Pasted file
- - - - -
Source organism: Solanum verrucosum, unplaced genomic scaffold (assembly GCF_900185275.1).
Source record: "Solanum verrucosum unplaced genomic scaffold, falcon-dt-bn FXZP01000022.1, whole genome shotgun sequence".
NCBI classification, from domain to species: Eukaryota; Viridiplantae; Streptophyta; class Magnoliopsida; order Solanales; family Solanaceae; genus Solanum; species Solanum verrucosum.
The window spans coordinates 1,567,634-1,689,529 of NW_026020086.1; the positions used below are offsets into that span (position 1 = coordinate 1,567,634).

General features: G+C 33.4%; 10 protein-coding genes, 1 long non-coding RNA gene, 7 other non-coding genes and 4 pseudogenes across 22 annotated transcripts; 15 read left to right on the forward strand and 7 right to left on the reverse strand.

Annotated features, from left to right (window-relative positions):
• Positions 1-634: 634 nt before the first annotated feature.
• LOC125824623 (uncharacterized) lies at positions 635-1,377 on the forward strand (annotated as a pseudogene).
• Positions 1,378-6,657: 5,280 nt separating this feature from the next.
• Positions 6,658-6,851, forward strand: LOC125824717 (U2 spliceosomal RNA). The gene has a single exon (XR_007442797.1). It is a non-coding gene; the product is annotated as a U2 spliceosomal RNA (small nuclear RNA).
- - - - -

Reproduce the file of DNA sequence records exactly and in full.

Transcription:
Source organism: Solanum verrucosum, unplaced genomic scaffold (assembly GCF_900185275.1).
Source record: "Solanum verrucosum unplaced genomic scaffold, falcon-dt-bn FXZP01000022.1, whole genome shotgun sequence".
NCBI classification, from domain to species: Eukaryota; Viridiplantae; Streptophyta; class Magnoliopsida; order Solanales; family Solanaceae; genus Solanum; species Solanum verrucosum.
The window spans coordinates 1,567,634-1,689,529 of NW_026020086.1; the positions used below are offsets into that span (position 1 = coordinate 1,567,634).

General features: G+C 33.4%; 10 protein-coding genes, 1 long non-coding RNA gene, 7 other non-coding genes and 4 pseudogenes across 22 annotated transcripts; 15 read left to right on the forward strand and 7 right to left on the reverse strand.

Annotated features, from left to right (window-relative positions):
• Positions 1-634: 634 nt before the first annotated feature.
• LOC125824623 (uncharacterized) lies at positions 635-1,377 on the forward strand (annotated as a pseudogene).
• Positions 1,378-6,657: 5,280 nt separating this feature from the next.
• Positions 6,658-6,851, forward strand: LOC125824717 (U2 spliceosomal RNA). The gene has a single exon (XR_007442797.1). It is a non-coding gene; the product is annotated as a U2 spliceosomal RNA (small nuclear RNA).